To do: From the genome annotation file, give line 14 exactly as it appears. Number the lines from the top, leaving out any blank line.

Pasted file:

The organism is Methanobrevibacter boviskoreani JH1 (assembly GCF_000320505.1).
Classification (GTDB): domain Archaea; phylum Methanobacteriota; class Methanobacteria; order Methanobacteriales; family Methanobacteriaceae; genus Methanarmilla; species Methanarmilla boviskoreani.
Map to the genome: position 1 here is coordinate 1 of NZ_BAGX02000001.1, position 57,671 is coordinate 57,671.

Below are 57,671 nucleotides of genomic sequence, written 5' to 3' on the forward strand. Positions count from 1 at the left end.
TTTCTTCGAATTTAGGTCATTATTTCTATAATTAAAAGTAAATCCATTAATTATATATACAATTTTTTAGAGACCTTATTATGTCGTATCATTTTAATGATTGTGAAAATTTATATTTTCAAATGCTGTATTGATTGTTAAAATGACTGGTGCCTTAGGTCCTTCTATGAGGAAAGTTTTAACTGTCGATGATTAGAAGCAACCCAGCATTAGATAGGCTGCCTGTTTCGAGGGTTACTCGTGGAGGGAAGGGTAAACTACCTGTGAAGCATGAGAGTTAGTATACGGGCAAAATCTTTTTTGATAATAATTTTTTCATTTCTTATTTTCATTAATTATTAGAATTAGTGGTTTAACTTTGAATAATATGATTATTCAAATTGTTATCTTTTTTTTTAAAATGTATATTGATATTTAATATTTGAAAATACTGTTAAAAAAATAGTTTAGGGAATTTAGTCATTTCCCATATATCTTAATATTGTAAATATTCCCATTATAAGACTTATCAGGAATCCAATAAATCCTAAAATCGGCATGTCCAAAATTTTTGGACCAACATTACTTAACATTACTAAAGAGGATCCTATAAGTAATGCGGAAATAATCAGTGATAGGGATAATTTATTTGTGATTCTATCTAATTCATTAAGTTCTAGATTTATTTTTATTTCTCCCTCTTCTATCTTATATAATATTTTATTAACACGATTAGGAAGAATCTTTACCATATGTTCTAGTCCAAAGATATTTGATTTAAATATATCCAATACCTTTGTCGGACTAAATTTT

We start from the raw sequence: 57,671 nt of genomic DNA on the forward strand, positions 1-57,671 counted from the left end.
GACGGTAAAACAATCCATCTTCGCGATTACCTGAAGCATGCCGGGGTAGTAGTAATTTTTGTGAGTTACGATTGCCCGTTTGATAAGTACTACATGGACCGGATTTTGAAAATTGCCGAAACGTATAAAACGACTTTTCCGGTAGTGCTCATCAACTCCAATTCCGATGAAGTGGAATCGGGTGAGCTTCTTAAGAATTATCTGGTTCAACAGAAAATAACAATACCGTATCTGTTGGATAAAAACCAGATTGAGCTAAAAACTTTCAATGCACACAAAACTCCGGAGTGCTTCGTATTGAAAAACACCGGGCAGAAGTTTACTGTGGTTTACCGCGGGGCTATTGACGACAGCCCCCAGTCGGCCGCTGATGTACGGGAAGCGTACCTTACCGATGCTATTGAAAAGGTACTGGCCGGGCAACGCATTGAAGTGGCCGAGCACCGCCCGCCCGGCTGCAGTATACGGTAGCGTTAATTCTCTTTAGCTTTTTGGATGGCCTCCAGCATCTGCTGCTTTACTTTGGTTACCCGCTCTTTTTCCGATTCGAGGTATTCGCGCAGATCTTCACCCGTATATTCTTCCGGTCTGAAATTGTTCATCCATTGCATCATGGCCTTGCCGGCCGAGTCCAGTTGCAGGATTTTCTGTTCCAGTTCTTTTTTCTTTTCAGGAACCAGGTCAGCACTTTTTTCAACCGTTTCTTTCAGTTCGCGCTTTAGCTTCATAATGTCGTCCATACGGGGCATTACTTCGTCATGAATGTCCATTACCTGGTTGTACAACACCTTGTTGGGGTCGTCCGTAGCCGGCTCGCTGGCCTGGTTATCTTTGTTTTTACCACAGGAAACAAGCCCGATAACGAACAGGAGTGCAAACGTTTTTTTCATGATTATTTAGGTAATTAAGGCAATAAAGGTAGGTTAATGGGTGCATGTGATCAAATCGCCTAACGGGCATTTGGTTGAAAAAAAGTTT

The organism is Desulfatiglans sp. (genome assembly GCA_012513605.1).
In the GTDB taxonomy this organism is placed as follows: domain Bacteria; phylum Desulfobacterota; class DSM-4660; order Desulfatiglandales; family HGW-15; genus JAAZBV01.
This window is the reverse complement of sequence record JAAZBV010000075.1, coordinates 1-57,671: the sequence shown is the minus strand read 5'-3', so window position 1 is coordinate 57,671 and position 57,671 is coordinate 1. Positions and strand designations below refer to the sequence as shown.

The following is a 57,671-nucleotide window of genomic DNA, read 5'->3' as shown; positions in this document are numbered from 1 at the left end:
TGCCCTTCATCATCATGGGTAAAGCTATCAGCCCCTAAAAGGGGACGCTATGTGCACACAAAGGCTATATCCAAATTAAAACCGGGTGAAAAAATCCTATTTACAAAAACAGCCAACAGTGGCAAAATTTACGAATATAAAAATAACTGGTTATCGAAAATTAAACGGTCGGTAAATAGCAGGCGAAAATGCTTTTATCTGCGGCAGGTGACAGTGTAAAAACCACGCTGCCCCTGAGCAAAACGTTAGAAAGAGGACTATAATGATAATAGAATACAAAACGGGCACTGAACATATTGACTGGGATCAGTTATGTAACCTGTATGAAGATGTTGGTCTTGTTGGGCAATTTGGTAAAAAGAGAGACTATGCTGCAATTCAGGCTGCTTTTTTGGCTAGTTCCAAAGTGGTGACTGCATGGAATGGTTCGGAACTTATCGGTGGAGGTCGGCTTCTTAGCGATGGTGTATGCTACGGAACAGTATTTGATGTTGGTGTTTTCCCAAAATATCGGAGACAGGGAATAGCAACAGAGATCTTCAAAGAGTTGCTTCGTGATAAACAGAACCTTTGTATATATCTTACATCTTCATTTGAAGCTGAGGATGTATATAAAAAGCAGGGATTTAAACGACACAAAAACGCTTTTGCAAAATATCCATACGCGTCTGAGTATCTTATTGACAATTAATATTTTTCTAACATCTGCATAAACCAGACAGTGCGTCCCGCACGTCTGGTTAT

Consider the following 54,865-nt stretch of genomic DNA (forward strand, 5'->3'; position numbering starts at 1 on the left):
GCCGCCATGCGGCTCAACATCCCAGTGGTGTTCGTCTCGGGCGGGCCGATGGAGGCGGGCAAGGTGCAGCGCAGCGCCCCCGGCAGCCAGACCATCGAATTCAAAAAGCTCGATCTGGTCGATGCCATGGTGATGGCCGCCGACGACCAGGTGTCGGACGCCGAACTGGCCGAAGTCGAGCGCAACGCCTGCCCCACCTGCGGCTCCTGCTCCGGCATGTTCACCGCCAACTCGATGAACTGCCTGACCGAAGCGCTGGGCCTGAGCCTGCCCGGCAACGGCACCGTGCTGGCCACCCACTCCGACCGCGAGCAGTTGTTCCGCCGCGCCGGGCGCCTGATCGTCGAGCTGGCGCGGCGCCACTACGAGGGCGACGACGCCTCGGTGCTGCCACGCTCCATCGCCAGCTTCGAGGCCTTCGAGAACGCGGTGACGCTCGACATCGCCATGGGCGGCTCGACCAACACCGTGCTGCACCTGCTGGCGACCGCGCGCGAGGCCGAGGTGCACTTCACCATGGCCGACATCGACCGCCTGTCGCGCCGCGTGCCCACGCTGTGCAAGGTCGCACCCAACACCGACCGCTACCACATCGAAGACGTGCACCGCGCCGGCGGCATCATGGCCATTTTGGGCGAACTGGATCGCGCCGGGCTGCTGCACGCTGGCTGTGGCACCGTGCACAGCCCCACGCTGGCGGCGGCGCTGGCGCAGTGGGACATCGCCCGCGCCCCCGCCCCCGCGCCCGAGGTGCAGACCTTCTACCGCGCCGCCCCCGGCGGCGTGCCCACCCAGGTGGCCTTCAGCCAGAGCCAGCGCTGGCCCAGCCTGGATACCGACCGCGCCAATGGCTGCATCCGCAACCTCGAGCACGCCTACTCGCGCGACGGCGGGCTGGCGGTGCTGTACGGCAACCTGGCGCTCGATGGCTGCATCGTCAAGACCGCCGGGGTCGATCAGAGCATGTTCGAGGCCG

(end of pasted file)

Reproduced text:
GCCGCCATGCGGCTCAACATCCCAGTGGTGTTCGTCTCGGGCGGGCCGATGGAGGCGGGCAAGGTGCAGCGCAGCGCCCCCGGCAGCCAGACCATCGAATTCAAAAAGCTCGATCTGGTCGATGCCATGGTGATGGCCGCCGACGACCAGGTGTCGGACGCCGAACTGGCCGAAGTCGAGCGCAACGCCTGCCCCACCTGCGGCTCCTGCTCCGGCATGTTCACCGCCAACTCGATGAACTGCCTGACCGAAGCGCTGGGCCTGAGCCTGCCCGGCAACGGCACCGTGCTGGCCACCCACTCCGACCGCGAGCAGTTGTTCCGCCGCGCCGGGCGCCTGATCGTCGAGCTGGCGCGGCGCCACTACGAGGGCGACGACGCCTCGGTGCTGCCACGCTCCATCGCCAGCTTCGAGGCCTTCGAGAACGCGGTGACGCTCGACATCGCCATGGGCGGCTCGACCAACACCGTGCTGCACCTGCTGGCGACCGCGCGCGAGGCCGAGGTGCACTTCACCATGGCCGACATCGACCGCCTGTCGCGCCGCGTGCCCACGCTGTGCAAGGTCGCACCCAACACCGACCGCTACCACATCGAAGACGTGCACCGCGCCGGCGGCATCATGGCCATTTTGGGCGAACTGGATCGCGCCGGGCTGCTGCACGCTGGCTGTGGCACCGTGCACAGCCCCACGCTGGCGGCGGCGCTGGCGCAGTGGGACATCGCCCGCGCCCCCGCCCCCGCGCCCGAGGTGCAGACCTTCTACCGCGCCGCCCCCGGCGGCGTGCCCACCCAGGTGGCCTTCAGCCAGAGCCAGCGCTGGCCCAGCCTGGATACCGACCGCGCCAATGGCTGCATCCGCAACCTCGAGCACGCCTACTCGCGCGACGGCGGGCTGGCGGTGCTGTACGGCAACCTGGCGCTCGATGGCTGCATCGTCAAGACCGCCGGGGTCGATCAGAGCATGTTCGAGGCCG